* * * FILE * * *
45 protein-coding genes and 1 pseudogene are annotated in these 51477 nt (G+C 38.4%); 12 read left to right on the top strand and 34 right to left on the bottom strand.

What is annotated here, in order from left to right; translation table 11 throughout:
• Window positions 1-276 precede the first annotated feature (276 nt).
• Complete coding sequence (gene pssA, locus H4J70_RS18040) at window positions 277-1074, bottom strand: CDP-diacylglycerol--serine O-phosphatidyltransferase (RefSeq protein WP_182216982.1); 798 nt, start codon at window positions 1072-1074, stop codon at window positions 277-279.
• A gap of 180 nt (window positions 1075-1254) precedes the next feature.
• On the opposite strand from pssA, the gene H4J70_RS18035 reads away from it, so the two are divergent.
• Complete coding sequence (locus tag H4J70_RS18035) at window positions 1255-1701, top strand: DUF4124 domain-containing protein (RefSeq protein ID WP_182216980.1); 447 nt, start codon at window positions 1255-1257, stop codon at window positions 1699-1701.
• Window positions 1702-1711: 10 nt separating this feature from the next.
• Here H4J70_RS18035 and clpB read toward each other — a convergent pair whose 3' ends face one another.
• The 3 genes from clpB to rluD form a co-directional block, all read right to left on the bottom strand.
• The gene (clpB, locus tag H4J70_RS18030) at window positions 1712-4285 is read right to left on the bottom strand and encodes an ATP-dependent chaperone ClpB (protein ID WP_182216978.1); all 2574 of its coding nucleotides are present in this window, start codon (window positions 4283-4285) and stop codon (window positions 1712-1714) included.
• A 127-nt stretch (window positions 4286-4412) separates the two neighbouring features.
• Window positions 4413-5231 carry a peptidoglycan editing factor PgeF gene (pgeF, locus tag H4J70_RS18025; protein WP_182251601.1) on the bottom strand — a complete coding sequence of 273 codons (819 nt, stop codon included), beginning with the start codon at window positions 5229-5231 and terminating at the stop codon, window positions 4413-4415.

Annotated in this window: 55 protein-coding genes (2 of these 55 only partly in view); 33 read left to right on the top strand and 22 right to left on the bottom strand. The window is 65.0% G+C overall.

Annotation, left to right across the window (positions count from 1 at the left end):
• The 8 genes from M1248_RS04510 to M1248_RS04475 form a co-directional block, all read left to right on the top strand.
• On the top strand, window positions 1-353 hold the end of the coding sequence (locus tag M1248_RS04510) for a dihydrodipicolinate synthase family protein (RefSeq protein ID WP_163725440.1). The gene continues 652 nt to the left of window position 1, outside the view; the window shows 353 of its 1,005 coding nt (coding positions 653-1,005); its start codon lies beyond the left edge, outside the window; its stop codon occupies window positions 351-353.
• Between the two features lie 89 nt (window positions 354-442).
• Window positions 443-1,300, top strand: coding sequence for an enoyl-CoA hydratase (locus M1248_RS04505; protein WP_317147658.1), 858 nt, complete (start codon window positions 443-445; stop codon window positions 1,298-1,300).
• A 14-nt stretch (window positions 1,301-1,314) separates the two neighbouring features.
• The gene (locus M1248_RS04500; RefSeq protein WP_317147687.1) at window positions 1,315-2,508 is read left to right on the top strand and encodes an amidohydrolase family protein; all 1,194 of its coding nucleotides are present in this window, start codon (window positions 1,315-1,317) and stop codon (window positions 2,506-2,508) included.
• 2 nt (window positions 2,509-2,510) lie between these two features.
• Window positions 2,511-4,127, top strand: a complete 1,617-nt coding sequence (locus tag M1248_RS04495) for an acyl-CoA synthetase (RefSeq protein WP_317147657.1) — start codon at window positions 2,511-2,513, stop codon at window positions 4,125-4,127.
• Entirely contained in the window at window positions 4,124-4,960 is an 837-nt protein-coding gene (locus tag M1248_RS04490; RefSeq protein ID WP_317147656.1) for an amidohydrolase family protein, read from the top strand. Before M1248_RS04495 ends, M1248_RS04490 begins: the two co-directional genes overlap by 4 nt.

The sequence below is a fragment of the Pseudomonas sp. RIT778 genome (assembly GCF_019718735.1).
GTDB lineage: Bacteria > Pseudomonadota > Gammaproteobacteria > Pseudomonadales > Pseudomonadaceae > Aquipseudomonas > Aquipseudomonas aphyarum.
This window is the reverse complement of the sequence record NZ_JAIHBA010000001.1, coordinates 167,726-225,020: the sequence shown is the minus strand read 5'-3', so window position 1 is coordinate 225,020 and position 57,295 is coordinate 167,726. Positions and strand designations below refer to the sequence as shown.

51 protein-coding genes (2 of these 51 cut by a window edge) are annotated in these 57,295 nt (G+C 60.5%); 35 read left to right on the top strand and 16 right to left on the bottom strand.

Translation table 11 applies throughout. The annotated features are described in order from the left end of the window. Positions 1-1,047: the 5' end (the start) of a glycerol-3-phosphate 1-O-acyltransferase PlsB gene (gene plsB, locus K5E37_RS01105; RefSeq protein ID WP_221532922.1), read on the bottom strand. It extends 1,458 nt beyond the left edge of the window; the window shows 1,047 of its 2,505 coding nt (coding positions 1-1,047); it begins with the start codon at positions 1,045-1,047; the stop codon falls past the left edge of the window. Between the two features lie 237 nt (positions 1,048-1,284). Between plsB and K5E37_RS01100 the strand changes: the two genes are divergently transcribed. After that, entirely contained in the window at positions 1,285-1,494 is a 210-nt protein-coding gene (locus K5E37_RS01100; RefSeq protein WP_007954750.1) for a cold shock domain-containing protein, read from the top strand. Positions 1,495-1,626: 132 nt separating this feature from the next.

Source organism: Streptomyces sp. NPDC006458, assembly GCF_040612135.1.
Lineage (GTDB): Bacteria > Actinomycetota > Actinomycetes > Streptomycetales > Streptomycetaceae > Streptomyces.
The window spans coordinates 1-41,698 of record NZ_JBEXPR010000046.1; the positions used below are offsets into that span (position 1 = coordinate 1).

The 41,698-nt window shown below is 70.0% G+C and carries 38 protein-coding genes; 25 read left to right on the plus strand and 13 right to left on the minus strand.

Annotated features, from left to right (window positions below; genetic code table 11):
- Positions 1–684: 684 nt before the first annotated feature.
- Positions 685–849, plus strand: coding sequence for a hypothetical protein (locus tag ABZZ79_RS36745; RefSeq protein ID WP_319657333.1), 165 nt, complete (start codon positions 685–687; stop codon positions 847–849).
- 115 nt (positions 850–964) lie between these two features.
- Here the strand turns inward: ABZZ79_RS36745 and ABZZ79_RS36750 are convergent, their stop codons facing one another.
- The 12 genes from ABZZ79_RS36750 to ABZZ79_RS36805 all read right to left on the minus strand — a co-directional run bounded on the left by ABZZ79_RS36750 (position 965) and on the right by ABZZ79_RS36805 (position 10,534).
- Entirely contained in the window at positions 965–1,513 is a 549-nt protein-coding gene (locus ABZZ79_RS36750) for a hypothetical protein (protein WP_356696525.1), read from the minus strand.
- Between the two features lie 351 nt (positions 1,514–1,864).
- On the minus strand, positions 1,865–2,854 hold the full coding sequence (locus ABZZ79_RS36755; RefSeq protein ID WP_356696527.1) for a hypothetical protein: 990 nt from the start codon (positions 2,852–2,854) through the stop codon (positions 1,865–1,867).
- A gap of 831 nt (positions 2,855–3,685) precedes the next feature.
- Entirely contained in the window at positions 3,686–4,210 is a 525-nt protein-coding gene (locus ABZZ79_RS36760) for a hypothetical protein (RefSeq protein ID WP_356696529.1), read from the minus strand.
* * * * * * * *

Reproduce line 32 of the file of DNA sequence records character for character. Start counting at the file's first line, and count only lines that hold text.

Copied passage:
The window spans coordinates 1-41,698 of record NZ_JBEXPR010000046.1; the positions used below are offsets into that span (position 1 = coordinate 1).